“Everything is here,” Parlak said Monday after learning of a new hearing in his case. “My family’s here. My business is here.”
Parlak is a beloved restaurant owner who came to the U.S. after being accused of involvement in a 1987 border skirmish in his native Turkey where two soldiers were killed. He insisted he was innocent and the government not only believed him, but granted him asylum.
Then, in 2004 – at the height of the war on terror – immigration authorities accused him of being a terrorist and threw him in jail.
Parlak finally won his case in 2018 when an immigration judge agreed that he had been tortured and likely would be again if returned to his native country. It seemed like his long battle to stay in the U.S. had finally come to an end. But now, because of a bizarre technicality – a problem with a transcript – Parlak’s case has been sent back for a new hearing.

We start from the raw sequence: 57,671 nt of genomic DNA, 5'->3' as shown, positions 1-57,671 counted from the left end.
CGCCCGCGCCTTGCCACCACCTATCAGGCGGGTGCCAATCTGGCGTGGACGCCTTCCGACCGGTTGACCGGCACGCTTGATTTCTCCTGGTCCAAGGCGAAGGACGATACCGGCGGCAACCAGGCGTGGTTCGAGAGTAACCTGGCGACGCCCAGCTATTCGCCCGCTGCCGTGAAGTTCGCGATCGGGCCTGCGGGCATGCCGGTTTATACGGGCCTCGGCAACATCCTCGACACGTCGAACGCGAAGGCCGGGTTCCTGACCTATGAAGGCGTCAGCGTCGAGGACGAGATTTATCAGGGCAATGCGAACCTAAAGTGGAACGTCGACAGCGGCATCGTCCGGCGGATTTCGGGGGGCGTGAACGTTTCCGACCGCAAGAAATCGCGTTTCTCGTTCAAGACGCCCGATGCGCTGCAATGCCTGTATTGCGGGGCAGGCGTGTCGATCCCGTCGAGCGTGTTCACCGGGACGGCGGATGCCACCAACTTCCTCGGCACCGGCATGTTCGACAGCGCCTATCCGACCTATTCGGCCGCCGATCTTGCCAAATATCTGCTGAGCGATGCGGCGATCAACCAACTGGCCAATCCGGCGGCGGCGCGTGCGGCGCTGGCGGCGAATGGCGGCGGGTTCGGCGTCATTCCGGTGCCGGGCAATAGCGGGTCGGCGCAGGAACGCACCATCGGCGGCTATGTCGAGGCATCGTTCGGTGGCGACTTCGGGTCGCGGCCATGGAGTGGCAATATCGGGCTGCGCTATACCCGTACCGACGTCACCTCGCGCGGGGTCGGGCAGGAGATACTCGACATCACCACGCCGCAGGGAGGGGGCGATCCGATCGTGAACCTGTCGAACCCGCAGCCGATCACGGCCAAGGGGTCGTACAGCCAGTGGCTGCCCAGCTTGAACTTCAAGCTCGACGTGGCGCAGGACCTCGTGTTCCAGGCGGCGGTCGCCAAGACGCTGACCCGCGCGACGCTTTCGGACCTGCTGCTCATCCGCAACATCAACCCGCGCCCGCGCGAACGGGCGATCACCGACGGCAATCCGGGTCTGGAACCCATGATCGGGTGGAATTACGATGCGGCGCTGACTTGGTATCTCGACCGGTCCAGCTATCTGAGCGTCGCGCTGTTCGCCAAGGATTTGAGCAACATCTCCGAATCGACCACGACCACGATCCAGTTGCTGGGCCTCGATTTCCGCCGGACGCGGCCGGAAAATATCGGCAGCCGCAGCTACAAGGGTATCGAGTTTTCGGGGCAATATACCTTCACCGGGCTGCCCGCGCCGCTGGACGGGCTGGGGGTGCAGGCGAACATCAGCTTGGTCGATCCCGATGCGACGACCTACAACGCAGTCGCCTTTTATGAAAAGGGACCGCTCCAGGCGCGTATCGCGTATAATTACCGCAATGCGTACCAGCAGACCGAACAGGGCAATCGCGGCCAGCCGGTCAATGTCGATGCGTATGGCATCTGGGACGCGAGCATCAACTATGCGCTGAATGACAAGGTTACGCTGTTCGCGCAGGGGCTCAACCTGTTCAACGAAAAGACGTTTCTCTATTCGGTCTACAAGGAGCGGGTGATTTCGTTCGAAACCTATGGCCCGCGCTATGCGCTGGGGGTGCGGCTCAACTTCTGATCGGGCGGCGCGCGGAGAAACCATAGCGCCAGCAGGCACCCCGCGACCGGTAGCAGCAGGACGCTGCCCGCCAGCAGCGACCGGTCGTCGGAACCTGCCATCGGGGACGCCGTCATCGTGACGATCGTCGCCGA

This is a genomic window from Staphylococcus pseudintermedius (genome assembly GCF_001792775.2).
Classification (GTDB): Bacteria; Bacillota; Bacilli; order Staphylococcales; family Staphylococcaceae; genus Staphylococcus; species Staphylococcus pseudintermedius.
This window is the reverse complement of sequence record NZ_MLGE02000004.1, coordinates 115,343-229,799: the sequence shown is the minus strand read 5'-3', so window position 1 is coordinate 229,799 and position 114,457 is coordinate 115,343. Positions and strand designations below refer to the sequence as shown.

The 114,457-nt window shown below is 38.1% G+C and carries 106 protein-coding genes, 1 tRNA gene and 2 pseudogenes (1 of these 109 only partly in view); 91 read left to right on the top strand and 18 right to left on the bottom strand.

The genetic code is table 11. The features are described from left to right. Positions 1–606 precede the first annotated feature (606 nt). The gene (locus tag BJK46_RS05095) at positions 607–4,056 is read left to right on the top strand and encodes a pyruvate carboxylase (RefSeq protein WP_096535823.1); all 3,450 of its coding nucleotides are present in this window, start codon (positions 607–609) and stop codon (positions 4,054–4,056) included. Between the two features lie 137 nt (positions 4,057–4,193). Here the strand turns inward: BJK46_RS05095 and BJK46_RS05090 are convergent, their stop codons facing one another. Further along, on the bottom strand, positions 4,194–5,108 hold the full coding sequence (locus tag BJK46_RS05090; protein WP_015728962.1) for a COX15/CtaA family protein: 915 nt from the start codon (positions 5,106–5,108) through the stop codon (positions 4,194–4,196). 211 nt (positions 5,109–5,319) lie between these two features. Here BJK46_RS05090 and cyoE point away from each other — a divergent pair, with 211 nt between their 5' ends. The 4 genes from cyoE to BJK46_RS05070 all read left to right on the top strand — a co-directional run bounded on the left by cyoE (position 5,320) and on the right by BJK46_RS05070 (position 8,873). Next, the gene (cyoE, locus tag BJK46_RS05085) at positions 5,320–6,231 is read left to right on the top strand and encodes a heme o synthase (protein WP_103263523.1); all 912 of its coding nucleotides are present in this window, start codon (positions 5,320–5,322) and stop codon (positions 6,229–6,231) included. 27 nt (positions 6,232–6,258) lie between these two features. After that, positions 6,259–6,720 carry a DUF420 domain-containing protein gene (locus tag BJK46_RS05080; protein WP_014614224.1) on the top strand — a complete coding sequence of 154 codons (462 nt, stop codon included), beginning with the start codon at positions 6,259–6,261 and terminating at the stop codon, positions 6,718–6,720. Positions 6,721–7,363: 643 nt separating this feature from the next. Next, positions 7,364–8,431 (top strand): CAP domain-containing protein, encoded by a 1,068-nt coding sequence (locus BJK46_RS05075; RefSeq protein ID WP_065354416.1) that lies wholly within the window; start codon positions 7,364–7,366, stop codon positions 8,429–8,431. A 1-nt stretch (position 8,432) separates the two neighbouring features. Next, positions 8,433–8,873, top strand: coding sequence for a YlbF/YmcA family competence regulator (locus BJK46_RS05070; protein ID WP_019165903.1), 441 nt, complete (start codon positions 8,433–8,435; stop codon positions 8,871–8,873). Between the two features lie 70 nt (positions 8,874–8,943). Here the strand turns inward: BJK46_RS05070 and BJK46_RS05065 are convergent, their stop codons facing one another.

“It’s been just one government branch put a hook on me and they just won’t let go,” Parlak said Monday.
“The government makes mistakes,” said former NBC 5 Political Editor Carol Marin. Writing as a Sun-Times columnist, she’s been telling Parlak’s story for decades.
“Ibrahim, for all these years, is kind of like the poster child for the chamber of commerce,” Marin said.
“He was tortured in Turkey and now he’s being tortured here,” she added.
It’s likely this new chapter will take years to unfold. But Parlak has now lived in the U.S. longer than he lived in his native country and says he still believes in his American dream.
By Phil Rogers for NBC Chicago
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